Research articles for the 2020-07-12

Deep Learning for Portfolio Optimisation
Zihao Zhang,Stefan Zohren,Stephen Roberts

We adopt deep learning models to directly optimise the portfolio Sharpe ratio. The framework we present circumvents the requirements for forecasting expected returns and allows us to directly optimise portfolio weights by updating model parameters. Instead of selecting individual assets, we trade Exchange-Traded Funds (ETFs) of market indices to form a portfolio. Indices of different asset classes show robust correlations and trading them substantially reduces the spectrum of available assets to choose from. We compare our method with a wide range of algorithms with results showing that our model obtains the best performance over the testing period, from 2011 to the end of April 2020, including the financial instabilities of the first quarter of 2020. A sensitivity analysis is included to understand the relevance of input features and we further study the performance of our approach under different cost rates and different risk levels via volatility scaling.

Liquidity Provider Returns in Geometric Mean Markets
Alex Evans

Geometric mean market makers (G3Ms), such as Uniswap and Balancer, comprise a popular class of automated market makers (AMMs) defined by the following rule: the reserves of the AMM before and after each trade must have the same (weighted) geometric mean. This paper extends several results known for constant-weight G3Ms to the general case of G3Ms with time-varying and potentially stochastic weights. These results include the returns and no-arbitrage prices of liquidity pool (LP) shares that investors receive for supplying liquidity to G3Ms. Using these expressions, we show how to create G3Ms whose LP shares replicate the payoffs of financial derivatives. The resulting hedges are model-independent and exact for derivative contracts whose payoff functions satisfy an elasticity constraint. These strategies allow LP shares to replicate various trading strategies and financial contracts, including standard options. G3Ms are thus shown to be capable of recreating a variety of active trading strategies through passive positions in LP shares.

Methods for forecasting the effect of exogenous risk on stock markets
Karina Arias-Calluari,Fernando Alonso-Marroquin,Morteza Nattagh-Najafi,Michael Harré

Markets are subjected to both endogenous and exogenous risks that have caused disruptions to financial and economic markets around the globe, leading eventually to fast stock market declines. In the past, markets have recovered after any economic disruption. On this basis, we focus on the outbreak of COVID-19 as a case study of an exogenous risk and analyze its impact on the Standard and Poor's 500 (S\&P500) index. We assumed that the S\&P500 index reaches a minimum before rising again in the not-too-distant future. Here we present two cases to forecast the S\&P500 index. The first case uses an estimation of expected deaths released on 02/04/2020 by the University of Washington. For the second case, it is assumed that the peak number of deaths will occur 2-months since the first confirmed case occurred in the USA. The decline and recovery in the index were estimated for the following three months after the initial point of the predicted trend. The forecast is a projection of a prediction with stochastic fluctuations described by $q$-gaussian diffusion process with three spatio-temporal regimes. Our forecast was made on the premise that any market response can be decomposed into an overall deterministic trend and a stochastic term. The prediction was based on the deterministic part and for this case study is approximated by the extrapolation of the S\&P500 data trend in the initial stages of the outbreak. The stochastic fluctuations have the same structure as the one derived from the past 24 years. A reasonable forecast was achieved with 85\% of accuracy.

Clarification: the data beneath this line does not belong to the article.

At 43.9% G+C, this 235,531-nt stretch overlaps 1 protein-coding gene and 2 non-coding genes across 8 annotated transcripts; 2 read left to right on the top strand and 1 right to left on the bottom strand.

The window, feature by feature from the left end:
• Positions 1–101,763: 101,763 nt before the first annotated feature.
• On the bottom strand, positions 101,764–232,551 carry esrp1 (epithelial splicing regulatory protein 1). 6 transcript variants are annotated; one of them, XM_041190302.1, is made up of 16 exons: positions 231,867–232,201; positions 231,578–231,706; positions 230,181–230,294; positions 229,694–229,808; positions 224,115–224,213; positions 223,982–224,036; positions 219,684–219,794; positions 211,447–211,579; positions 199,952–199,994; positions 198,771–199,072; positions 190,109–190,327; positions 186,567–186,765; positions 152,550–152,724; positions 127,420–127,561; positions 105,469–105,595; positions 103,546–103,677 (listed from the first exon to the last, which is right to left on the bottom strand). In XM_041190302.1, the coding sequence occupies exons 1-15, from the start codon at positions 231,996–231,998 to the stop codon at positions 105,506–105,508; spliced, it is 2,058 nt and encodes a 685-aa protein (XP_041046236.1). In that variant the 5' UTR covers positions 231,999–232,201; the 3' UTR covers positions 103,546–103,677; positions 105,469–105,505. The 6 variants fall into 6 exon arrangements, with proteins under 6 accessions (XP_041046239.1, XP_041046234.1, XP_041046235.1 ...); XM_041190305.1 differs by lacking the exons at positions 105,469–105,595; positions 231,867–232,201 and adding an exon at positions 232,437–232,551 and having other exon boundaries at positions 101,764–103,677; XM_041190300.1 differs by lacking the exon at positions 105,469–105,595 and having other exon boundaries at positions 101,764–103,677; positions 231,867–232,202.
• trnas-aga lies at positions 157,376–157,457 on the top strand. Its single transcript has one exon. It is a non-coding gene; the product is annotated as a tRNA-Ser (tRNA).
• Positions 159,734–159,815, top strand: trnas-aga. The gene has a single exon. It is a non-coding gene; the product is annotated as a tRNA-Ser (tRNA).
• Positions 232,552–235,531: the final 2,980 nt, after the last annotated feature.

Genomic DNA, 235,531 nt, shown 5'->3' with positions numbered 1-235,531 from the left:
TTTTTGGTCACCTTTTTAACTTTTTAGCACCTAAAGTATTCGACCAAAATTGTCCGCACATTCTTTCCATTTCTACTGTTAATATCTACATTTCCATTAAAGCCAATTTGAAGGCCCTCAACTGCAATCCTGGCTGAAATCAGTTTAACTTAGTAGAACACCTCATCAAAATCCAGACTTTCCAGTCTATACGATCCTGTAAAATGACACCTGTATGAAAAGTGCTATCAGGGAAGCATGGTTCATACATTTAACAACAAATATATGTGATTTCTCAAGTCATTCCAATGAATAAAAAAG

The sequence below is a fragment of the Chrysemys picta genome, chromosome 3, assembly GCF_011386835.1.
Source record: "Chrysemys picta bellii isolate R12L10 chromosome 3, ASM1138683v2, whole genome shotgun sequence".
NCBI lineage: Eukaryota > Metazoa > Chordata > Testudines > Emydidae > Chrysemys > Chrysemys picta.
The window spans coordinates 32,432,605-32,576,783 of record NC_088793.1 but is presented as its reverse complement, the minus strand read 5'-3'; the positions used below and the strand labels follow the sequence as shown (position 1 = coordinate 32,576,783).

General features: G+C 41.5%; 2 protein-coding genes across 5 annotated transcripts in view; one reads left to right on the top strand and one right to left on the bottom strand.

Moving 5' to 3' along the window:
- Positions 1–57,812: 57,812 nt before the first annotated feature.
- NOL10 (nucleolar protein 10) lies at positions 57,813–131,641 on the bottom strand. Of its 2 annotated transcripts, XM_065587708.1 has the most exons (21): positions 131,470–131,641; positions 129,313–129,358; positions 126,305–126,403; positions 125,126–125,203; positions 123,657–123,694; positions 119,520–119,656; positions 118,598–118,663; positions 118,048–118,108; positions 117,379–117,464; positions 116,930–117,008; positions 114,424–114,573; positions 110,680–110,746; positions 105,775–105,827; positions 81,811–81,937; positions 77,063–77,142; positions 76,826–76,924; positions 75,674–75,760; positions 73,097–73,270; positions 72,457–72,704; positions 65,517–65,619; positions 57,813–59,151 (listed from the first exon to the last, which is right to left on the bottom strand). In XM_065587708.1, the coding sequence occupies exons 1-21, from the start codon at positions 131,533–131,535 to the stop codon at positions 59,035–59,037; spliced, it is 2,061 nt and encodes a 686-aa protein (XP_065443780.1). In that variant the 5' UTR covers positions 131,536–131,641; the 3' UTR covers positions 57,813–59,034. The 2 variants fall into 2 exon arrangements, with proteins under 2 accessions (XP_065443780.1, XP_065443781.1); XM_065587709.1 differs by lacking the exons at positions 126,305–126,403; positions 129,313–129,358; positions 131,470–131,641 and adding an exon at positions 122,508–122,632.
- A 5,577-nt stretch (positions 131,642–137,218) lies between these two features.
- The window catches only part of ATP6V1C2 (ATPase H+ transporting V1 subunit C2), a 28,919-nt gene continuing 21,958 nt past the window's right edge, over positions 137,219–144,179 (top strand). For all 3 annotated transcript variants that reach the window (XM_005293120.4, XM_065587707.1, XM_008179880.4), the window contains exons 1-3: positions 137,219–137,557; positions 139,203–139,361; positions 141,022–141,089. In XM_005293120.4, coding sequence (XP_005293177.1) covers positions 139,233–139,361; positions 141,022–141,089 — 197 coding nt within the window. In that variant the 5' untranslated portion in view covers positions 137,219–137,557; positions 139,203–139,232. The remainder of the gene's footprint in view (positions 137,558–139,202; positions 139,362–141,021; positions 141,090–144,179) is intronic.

Stationary Heston model: Calibration and Pricing of exotics using Product Recursive Quantization
Vincent Lemaire,Thibaut Montes,Gilles Pagès

A major drawback of the Standard Heston model is that its implied volatility surface does not produce a steep enough smile when looking at short maturities. For that reason, we introduce the Stationary Heston model where we replace the deterministic initial condition of the volatility by its invariant measure and show, based on calibrated parameters, that this model produce a steeper smile for short maturities than the Standard Heston model. We also present numerical solution based on Product Recursive Quantization for the evaluation of exotic options (Bermudan and Barrier options).